Carp used to get a bad rep as big, ugly, dumb fish. Over the past few years though, fly anglers are coming around and starting to view carp as more than just a “trash” fish. There are a lot of good reasons, too. Carp are widely available all around the United States, and they’re a fun challenge to fish for. Plus there’s something particularly satisfying about pulling a giant fish out of the water. If you have kids fishing alongside you, they’ll love it even more than you do. Let’s talk about the ins and outs of fly fishing for carp.
Step One: Finding Carp
You would think that finding a fish as big as carp would be easy, and for the most part, it is. Luckily, carp are available all over the place: in lakes and ponds all over the U.S. and Canada. Ask your fellow fishermen or simply explore on your own, and it won’t take long to happen upon some carp. If the carp are splashing at the surface, there’s a decent chance they’re spawning, and they’re unlikely to bite at your flies. Keep looking for another spot, but make a mental note of the spawning area. They probably hang out in the same spot when spawning season is up.
Step Two: Choosing The Fly
Successfully fly fishing for carp will require good fly selection. The best flies to choose for carp will have a lot of wiggle and life-like action to them, while remaining smaller than a lot of streamers. Many carp flies ride hook side up and have weighted eyes. Rubber legs, vinyl, deer hair, etc all help to give the fly more life in the water. One trick for trying to develop your own carp flies is to take your favorite nymph pattern that you love to tie. Tie it so the hook side is up and add some eyes to the front. Make sure the weighted eyes are on the non-hook side of the shank so the fly will ride hook up. Then, simply grab some rubber legs or vinyl rib and add a wiggly tail to your pattern. Do this with several patterns that you like and keep experimenting!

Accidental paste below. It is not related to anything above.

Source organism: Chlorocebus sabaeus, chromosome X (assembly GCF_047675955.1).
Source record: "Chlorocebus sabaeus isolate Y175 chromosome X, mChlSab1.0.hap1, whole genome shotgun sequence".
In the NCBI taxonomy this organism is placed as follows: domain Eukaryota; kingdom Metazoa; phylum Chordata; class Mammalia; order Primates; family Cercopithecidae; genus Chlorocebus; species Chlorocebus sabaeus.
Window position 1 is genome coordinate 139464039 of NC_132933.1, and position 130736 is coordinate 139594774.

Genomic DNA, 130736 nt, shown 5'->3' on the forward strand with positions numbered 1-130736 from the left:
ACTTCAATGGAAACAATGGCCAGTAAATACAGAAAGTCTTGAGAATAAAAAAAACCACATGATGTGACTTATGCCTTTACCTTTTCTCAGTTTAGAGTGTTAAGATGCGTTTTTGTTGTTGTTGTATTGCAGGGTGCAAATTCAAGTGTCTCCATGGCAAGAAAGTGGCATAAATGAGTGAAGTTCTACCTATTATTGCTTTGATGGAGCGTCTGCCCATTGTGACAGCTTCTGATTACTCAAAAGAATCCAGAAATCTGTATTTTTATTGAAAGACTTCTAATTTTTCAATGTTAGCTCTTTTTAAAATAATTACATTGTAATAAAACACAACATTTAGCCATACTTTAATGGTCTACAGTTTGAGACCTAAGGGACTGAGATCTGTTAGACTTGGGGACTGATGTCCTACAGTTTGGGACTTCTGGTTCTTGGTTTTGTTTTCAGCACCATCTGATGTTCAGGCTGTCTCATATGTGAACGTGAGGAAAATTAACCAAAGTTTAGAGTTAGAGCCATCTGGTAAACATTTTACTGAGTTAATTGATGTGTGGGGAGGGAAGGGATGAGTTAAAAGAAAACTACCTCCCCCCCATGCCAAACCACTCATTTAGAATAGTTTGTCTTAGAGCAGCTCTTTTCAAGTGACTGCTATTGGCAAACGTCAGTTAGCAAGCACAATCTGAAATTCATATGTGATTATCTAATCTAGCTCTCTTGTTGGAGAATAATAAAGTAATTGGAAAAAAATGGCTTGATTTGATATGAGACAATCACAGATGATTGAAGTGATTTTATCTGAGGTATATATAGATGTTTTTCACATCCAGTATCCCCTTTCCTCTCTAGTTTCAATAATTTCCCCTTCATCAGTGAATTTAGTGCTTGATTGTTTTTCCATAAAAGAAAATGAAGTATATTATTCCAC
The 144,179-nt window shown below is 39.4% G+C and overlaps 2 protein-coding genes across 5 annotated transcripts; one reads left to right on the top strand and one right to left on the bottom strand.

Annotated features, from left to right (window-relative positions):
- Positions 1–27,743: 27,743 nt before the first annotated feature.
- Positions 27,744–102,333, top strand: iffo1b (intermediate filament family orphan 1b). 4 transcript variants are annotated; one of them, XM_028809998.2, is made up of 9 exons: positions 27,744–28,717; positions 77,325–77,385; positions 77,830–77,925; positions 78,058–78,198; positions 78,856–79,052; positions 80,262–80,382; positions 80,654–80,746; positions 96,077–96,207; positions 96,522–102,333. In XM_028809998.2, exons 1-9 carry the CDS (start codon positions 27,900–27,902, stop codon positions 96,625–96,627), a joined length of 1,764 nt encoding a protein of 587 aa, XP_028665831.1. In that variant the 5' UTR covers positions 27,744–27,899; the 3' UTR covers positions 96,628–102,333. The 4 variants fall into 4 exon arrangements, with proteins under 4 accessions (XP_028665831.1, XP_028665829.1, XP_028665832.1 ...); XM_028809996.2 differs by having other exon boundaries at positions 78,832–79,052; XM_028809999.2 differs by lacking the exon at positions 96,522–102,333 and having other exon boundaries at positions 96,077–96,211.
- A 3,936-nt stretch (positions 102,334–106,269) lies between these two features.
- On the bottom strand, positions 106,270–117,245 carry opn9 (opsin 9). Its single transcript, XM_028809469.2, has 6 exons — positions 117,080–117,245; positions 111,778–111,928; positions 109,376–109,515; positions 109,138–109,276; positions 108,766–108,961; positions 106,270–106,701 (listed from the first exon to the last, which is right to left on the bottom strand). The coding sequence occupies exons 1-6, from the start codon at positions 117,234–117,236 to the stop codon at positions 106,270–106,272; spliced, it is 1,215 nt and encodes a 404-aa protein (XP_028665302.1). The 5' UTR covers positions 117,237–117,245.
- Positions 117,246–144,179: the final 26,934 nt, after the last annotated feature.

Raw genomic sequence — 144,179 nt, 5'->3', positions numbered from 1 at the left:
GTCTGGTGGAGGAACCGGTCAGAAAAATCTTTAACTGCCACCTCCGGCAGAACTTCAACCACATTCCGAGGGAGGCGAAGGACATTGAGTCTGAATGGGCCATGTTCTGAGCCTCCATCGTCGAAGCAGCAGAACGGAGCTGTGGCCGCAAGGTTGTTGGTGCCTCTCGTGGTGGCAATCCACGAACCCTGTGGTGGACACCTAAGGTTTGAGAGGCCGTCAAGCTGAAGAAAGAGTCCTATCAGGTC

Step Three: Casting
You need to know a couple of things about carp to successfully catch them: they’re bottom feeders, and they’re lazy. You need to land your fly down on the bottom right in front of the fish. With other kinds of fish you may be able to cast blind, but with carp you really need to track and aim for a particular fish. Once you’ve cast, twitch your fly slightly as you let it sink. Then don’t move it around too much. Carp are lazy eaters and don’t like to go after anything that will take too much effort.
Step Four: Reeling It In
Carp don’t have any teeth, and it can be hard to feel them biting onto the fly. Make sure that you keep your rod tip close to the water, without any slack, or you might not feel them biting at all. When you do feel a pull, don’t pull the hook too hard. Carp are big and heavy, and yanking your line away from them might simply snap it. Instead, simply give your rod a little upwards tug to hook your fish. Carp are a lot bigger than your average fish, so be prepared to reel in a big guy. You should make sure that your equipment is prepared for a fight. You may need a heavier rod (think 6-8) and good knots. You’ll want a big net to help you get it out of the water as well.
If you can get yourself into the carp mindset, fly fishing for carp can be a lot of fun! Fresh water fly fishing should never be limited to trout and bass alone!